IBM, Oracle Nibble at
Microsofts Market Share"> While Microsoft has been banking on SQL Server 2005 being able to crack the upper echelon of high-performance computing, Oracle and IBM have been nibbling away at the database market at the lower end, with both companies having recently put out lower-cost, leaner versions of their RDBMSes. That hits directly at Microsofts claim to ship a lower-cost DBMS. Microsoft has skewered its own legacy as well, recently announcing a new pricing structure for SQL Server 2005 that increases the license cost by 25 percent for the enterprise product, to $24,999.Also, Microsoft includes business intelligence, OLAP (online analytical processing), data mining and reporting tools at no extra cost, which can lower the overall database cost.
IDC found that Microsofts share of the worldwide database market grew faster than that of any other database vendor in 2004. Click here to read more.
When it comes to SQL Servers easy manageability, IBM and Oracle are catching up there as well. IBMs autonomic computing work is making DB2 ever easier to manage, while Oracle continues to improve automation. SQL Server 2005s shipping delays have helped its competitors to move ahead in these areas. The last major SQL Server upgrade was SQL Server 2000, now considered an outdated product, Yuhanna said.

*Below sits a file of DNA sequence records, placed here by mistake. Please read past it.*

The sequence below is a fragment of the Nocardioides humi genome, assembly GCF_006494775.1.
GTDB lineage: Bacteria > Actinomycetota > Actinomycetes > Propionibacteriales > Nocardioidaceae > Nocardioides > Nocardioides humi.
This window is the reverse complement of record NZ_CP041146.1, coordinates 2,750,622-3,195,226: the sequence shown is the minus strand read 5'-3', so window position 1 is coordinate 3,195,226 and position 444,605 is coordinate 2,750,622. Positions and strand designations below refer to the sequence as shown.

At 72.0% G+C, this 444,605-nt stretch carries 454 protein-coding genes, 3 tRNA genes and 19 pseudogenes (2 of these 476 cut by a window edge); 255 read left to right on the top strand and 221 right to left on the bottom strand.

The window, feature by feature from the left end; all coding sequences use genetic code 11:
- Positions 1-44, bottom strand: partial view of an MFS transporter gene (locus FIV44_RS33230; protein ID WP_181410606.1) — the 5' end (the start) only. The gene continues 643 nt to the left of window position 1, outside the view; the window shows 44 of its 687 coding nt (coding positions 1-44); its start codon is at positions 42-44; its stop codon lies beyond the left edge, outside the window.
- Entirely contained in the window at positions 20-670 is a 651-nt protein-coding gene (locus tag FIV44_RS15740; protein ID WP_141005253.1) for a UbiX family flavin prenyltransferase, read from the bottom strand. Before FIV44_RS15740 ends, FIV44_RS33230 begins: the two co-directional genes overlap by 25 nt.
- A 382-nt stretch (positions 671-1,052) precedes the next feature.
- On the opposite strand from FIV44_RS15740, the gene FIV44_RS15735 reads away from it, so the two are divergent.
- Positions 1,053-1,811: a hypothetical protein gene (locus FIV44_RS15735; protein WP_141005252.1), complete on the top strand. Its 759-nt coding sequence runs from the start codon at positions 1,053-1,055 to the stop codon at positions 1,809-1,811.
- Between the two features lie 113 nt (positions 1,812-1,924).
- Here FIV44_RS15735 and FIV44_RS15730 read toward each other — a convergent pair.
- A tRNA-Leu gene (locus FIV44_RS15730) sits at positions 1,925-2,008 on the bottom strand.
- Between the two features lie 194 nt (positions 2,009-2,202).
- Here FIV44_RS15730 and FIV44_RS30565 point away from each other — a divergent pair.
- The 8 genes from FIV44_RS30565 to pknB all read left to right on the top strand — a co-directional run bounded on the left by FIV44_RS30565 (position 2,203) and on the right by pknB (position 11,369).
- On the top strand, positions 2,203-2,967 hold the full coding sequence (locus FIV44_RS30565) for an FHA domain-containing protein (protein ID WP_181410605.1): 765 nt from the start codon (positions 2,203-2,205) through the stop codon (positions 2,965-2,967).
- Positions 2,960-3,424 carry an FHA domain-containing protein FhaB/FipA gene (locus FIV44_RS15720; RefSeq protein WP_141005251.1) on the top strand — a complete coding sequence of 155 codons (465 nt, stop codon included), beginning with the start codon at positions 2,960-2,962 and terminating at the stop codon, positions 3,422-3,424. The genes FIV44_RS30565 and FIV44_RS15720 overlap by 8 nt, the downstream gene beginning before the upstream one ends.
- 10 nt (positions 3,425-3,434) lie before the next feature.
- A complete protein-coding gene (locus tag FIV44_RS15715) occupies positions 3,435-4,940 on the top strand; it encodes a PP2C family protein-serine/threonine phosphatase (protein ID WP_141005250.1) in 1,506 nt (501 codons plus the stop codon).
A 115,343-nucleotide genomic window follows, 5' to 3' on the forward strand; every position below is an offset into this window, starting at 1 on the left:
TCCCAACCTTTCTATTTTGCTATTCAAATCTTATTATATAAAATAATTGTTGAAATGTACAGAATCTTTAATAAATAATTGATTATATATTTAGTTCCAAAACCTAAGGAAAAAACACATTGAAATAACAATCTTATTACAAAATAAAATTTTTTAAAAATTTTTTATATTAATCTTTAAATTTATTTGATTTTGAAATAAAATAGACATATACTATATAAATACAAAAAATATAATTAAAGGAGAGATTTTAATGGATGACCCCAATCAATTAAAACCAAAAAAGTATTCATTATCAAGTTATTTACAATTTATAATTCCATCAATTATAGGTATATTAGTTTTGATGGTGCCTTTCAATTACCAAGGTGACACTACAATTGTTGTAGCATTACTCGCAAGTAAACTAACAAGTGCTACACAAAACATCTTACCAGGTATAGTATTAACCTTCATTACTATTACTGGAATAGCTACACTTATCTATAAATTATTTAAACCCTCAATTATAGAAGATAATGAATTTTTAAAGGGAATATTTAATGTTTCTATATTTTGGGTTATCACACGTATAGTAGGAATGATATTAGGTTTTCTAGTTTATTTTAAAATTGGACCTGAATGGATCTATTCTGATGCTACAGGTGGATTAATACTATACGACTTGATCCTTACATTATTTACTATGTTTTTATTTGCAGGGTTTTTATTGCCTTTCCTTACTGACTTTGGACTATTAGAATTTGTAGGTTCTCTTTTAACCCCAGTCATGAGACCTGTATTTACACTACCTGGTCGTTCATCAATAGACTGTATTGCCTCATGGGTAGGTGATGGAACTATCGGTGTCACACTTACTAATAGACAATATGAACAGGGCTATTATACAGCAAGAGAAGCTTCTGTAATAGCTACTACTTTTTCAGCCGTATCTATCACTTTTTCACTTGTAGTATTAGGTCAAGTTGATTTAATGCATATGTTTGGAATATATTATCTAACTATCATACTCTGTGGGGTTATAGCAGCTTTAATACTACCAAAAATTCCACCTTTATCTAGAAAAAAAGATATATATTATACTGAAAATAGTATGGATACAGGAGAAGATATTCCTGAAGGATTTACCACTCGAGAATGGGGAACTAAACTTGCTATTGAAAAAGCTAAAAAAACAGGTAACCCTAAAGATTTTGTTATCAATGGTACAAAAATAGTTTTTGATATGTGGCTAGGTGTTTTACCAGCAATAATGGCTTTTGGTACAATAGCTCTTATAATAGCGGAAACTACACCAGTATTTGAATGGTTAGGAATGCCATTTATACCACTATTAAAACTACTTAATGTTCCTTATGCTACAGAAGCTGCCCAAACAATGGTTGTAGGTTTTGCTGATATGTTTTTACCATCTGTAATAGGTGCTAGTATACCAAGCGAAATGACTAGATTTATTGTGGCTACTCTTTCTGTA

Over the past five years, Oracle has shipped two major versions9i and 10gand IBM has issued various DB2 8.x releases. "SQL Servers delay has broadened the gap in technology delivery, as competitors have forged ahead with innovative features and functionality, especially in high-end performance," the report reads. "Oracle RAC [Real Application Clusters] has increased presence in high-end delivery with support for more nodes and automated load balancing, while DB2 UDB Version 8.2 has improved support in its optimizer, lock mode, pre-fetching data and design advisor."
Not that the delays in shipping SQL Server 2005 are unwarranted, Yuhanna said, they being caused in part by the necessary work of getting the database integrated with all of Microsofts enterprise products and solutions. "They dont just focus on databases: They focus on developing environments and operating systems, which also have to be tightly integrated, which is a factor in the delay of the rollout."
Thats a worthy goal, he said, but one that doesnt hamper a vendor such as Oracle, which "doesnt care which operating systems they run on," Yuhanna said. "They just want to deliver high-performance, scalable databases."
Editors Note: Forrester plans to update the report in question over the coming days in order to add responses from additional SQL Server customers.
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Oracle is known for offering steep licensing discounts off its high database list price, so the actual price advantage of SQL Server is shrinking, Forrester noted. Microsoft still can claim the higher road when it comes to multicore and hyperthreaded processors, however: Microsoft does not charge separately per core, in contrast to IBM and Oracle.